Fear of Iran’s nuclear program has led to some of the most severe international sanctions in history. That has brought Iran to the negotiating table, and now it seems as if a permanent deal to manage Iran’s nuclear efforts could be close.
“We are getting there,” says Barbara Slavin, a senior fellow at the Atlantic Council and author of a 2007 book about Iranian/US Relations called Bitter Friends, Bosom Enemies.
Six nations, including the United States, are negotiating with Iran in the Swiss city of Geneva.
Slavin says the signs of progress are evident, in the speeches and comments given by key Iranian leaders, “and by the extreme concern expressed by Bibi Netanyahu, the prime minister of Israel. All these point to the fact that a deal really is quite close.”
The details are not known, but the broad outlines of a deal are becoming clear. Iran will be allowed to retain a nuclear program, but it will have severe restrictions placed upon it, for at least 10 years. The scale of Iran’s nuclear program will be limited so that it would not be able to enrich enough uranium to make a nuclear weapon quickly. The industry will also be subjected to rigorous examination by United Nations inspectors.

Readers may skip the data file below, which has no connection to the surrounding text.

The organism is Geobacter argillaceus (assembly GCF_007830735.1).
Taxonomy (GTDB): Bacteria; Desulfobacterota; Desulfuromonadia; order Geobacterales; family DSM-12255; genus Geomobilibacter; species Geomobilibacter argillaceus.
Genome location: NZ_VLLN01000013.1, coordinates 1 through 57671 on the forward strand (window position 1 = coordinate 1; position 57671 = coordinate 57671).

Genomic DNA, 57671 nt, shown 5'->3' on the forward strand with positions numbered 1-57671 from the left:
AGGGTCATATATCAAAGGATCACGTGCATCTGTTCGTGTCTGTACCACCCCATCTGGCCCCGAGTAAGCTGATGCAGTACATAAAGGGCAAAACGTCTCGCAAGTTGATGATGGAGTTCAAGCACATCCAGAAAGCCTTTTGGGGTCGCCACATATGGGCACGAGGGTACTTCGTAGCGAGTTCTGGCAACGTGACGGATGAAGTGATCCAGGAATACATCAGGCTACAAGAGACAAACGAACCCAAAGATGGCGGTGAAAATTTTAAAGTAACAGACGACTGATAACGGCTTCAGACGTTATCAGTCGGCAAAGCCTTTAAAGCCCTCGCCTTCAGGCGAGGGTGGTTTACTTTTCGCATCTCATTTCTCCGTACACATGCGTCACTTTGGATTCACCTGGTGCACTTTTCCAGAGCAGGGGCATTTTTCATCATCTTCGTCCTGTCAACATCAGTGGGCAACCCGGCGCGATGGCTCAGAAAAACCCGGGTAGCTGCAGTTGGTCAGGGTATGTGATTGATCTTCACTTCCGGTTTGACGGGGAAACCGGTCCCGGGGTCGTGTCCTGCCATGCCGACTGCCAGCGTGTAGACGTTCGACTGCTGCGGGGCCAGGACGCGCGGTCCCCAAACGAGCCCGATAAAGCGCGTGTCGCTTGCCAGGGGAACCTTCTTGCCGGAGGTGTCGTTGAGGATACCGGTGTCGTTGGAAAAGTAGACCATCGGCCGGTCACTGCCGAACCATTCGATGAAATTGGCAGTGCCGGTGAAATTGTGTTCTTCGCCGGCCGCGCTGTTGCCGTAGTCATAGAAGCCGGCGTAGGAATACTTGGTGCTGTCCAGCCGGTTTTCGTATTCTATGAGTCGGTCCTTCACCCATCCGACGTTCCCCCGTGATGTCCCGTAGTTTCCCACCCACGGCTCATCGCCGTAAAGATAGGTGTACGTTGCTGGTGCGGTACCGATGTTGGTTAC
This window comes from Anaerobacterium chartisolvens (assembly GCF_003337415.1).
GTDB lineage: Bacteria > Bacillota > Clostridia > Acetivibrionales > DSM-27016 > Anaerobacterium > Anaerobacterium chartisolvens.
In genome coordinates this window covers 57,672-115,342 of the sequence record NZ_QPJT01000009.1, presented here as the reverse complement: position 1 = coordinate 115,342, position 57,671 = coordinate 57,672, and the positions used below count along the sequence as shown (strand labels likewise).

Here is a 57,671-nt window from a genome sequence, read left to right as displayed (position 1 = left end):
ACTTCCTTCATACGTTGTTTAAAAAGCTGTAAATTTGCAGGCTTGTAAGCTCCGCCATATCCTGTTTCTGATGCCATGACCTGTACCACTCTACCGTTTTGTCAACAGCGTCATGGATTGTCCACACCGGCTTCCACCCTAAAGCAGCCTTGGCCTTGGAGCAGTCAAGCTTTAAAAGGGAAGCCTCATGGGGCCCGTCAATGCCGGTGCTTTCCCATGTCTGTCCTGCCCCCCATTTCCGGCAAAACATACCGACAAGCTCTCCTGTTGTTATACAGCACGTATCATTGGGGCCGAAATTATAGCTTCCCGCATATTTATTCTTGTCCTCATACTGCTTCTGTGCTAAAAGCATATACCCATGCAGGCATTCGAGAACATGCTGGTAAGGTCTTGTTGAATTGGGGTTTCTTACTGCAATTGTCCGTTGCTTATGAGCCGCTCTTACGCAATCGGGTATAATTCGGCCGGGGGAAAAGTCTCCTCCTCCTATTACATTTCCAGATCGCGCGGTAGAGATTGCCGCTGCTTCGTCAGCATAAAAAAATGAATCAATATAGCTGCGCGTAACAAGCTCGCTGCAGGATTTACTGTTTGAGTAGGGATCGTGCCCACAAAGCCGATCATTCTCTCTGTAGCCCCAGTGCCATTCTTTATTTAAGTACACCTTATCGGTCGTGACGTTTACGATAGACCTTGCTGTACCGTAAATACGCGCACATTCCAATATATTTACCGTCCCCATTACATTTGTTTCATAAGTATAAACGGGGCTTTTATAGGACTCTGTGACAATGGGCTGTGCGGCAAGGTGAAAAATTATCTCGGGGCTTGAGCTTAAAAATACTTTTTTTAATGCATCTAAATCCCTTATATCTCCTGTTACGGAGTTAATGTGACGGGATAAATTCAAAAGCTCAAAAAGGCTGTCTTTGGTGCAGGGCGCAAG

The deal will also allow for the easing of international economic and financial sanctions. Iran’s economy has suffered severe damage from sanctions in the past few years.
Israel is opposed to the deal as it sees itself as the most likely target if Iran ever did acquire the bomb, and it says there aren’t enough restrictions in place to prevent that from happening. That position is supported by some members of Congress from both parties.
However, Slavin says the deal being considered would not need Congressional approval, at least in the short- and medium-terms. “There will be sanctions relief that will be provided by the United States, but that will come through executive action on the part of the president. He will waive the sanctions that are of most concern to Iran, And these are sanctions that prevent other countries from investing in Iran or trading with Iran, primarily the Europeans and the Asians.”
“The United States,” she adds, “I’m afraid will be the last to the party,” meaning the US will not be able to benefit from trade or investment in Iran until Congress lifts sanctions as the final part of the deal.
Slavin believes the odds are shifting in favor of a successful outcome in Geneva. “I’ve been 60/40 for a very, very long time. So I’m going to take a real leap and say 70/30 now, because I think we’re going to get there.”